CMS amended the Part D regulations by expanding the list of mandatory contract provisions in Part D Plan Sponsors’ agreements with first tier, downstream and related entities. Specifically, the requirement that first tier, downstream and related entities be contractually obligated to produce pertinent records to CMS and other government entities has been enhanced to require that the contract specify how such records must be produced—to CMS directly or through the Part D Plan Sponsor. CMS stated that it has no preference as to how documents are made available to it or its designee, so long as contracts in effect January 1, 2009, specifically address how any such productions are carried out.
Furthermore, although CMS did not change the regulatory language itself, the agency reiterated its position, first set out in the proposed rule, that its authority to request records from Part D Plan Sponsors as well as their first tier, downstream and related entities includes records and other documents relating to Part D rebate and any other price concession information. This could include copies of rebate agreements between PBMs and pharmaceutical manufacturers as well as any other records reflecting discounts, price concessions and other similar arrangements that may affect payment to Part D Plan Sponsors. CMS acknowledged that such information would be subject to restrictions limiting use, including limitations on disclosure of certain payment data consistent with various provisions of the Social Security Act regarding the confidentiality of rebate and other payment information.
Imposition of Intermediate Sanctions and CMPs
The Final Rule adopted certain procedural changes to the regulations for imposing intermediate sanctions and civil money penalties (CMPs).
CMS eliminated the existing, informal reconsideration process for decisions to impose intermediate sanctions. In its place, CMS allows Plans an opportunity “to present information…that may affect [CMS’s] decision to impose an intermediate sanction” in the form of a rebuttal statement.
- The Final Rule also clarified the responsibilities of CMS and the Office of the Inspector General (OIG) with regard to the imposition of intermediate sanctions and CMPs based on the type of Plan violation. CMS retains the authority to impose CMPs (in addition to other intermediate sanctions, including suspension of marketing, enrollment and payment) for certain contract determinations, such as the “carrying out of [the] contract with CMS in a manner that is inconsistent with the effective and efficient implementation of the [Program].” The OIG, in turn, “has the sole authority to impose CMPs for any determinations concerning false, fraudulent or abuse activities,” including submission of false data.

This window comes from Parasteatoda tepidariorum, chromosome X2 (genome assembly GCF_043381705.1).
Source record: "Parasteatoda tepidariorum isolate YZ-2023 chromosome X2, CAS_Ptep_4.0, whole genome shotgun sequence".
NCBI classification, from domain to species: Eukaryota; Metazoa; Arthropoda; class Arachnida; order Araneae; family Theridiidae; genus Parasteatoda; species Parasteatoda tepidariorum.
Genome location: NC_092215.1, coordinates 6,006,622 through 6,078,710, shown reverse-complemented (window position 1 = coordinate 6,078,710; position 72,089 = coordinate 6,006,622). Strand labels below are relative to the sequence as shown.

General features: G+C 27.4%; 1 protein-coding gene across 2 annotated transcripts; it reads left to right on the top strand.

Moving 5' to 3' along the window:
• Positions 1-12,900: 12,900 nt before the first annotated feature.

- CMS adopted factors that it will consider in determining the amount of a penalty, such as the nature of the conduct, the degree of culpability and the history of prior offenses by the Plan or its principals.
- Other changes include imposing the burden of proof on a Plan that is appealing an adverse contract determination; establishment of procedures for appealing CMP, intermediate sanction and contract termination decisions; and revisions to the role of the Administrator in the review of hearing decisions.
These changes take effect January 4, 2008.
Contract Renewal Procedures
As expected, CMS revised the process of renewing contracts, so that contract renewal is automatic unless CMS or the Plan decides not to renew the contract. CMS will only provide notice to a Plan if it is non-renewing the contract, and the deadline for CMS to provide this notice is now August 1, rather than May 1.
Consistent with the adoption of automatically renewable, multi-year contracts, CMS has taken the position that “failure to substantially carry out a contract term necessarily would apply to the entire term of the contract…[Plan] contracts are evergreen, so the existing contract is not just the current calendar year’s contract, but is a continuing contract that existed during prior calendar years,” assuming the Plan participated in the Programs in prior calendar years. Thus, Plans may be subject to corrective action plans (CAPs), as described below, and other contract determinations for issues that arose in previous benefit years.
With the Final Rule, CMS adopted a structured process for using CAPs for contract determinations, terminations and non-renewal. Specifically, CMS set out a process for Plans to submit a CAP to CMS for review and approval. Once accepted by CMS, a CAP would have to be implemented according to a pre-determined schedule, and failure to do so would result in CMS issuing a notice of termination or non-renewal. Importantly, once CMS issues a notice of non-renewal, the Plan would no longer have an opportunity to submit a CAP.